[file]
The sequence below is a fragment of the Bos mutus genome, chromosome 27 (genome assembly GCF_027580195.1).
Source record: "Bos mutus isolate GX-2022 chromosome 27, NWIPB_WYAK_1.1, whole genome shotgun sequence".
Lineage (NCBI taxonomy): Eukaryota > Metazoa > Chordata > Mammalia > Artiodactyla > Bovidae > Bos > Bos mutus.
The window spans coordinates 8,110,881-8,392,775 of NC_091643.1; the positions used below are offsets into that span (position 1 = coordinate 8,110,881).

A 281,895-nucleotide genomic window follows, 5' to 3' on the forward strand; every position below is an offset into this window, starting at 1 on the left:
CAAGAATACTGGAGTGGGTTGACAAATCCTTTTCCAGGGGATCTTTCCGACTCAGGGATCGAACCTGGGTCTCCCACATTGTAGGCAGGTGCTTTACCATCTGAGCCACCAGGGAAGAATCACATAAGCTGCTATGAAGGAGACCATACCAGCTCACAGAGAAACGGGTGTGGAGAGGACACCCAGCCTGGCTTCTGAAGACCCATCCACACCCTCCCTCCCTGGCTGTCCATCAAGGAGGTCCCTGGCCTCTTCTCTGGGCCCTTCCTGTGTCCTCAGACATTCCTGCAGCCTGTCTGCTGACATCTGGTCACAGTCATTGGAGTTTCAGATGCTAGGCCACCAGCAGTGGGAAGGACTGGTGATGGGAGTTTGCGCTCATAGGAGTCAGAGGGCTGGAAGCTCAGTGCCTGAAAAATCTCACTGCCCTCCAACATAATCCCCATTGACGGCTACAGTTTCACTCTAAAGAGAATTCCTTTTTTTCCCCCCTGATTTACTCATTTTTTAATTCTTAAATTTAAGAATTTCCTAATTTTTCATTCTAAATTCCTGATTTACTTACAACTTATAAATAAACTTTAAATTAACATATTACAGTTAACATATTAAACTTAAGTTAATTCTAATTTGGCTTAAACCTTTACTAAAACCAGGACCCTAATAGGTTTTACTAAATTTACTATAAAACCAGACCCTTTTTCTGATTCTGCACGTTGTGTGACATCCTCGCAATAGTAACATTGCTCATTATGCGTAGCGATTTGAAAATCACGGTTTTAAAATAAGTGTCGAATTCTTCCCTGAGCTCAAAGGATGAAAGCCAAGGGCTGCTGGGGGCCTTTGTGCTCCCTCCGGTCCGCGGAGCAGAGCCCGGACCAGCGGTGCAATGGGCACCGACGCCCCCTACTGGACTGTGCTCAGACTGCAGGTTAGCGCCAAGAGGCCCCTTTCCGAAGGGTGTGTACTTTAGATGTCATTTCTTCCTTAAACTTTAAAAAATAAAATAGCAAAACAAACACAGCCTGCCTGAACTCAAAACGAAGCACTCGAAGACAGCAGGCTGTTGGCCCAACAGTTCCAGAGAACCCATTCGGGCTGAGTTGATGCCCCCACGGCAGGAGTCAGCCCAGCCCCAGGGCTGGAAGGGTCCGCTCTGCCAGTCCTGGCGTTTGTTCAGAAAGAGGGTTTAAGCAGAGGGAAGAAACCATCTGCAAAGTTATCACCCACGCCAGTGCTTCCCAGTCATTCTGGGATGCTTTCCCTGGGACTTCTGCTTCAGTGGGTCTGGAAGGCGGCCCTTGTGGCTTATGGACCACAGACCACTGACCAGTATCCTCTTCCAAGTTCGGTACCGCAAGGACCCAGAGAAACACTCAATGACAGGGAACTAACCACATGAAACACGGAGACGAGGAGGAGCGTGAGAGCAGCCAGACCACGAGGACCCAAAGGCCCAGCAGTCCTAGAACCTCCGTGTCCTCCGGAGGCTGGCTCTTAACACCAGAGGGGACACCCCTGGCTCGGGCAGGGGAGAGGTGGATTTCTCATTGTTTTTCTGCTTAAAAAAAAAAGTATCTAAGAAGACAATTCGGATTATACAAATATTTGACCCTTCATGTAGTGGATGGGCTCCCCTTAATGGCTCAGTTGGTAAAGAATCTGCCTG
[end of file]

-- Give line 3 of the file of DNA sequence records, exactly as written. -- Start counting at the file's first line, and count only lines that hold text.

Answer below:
Lineage (NCBI taxonomy): Eukaryota > Metazoa > Chordata > Mammalia > Artiodactyla > Bovidae > Bos > Bos mutus.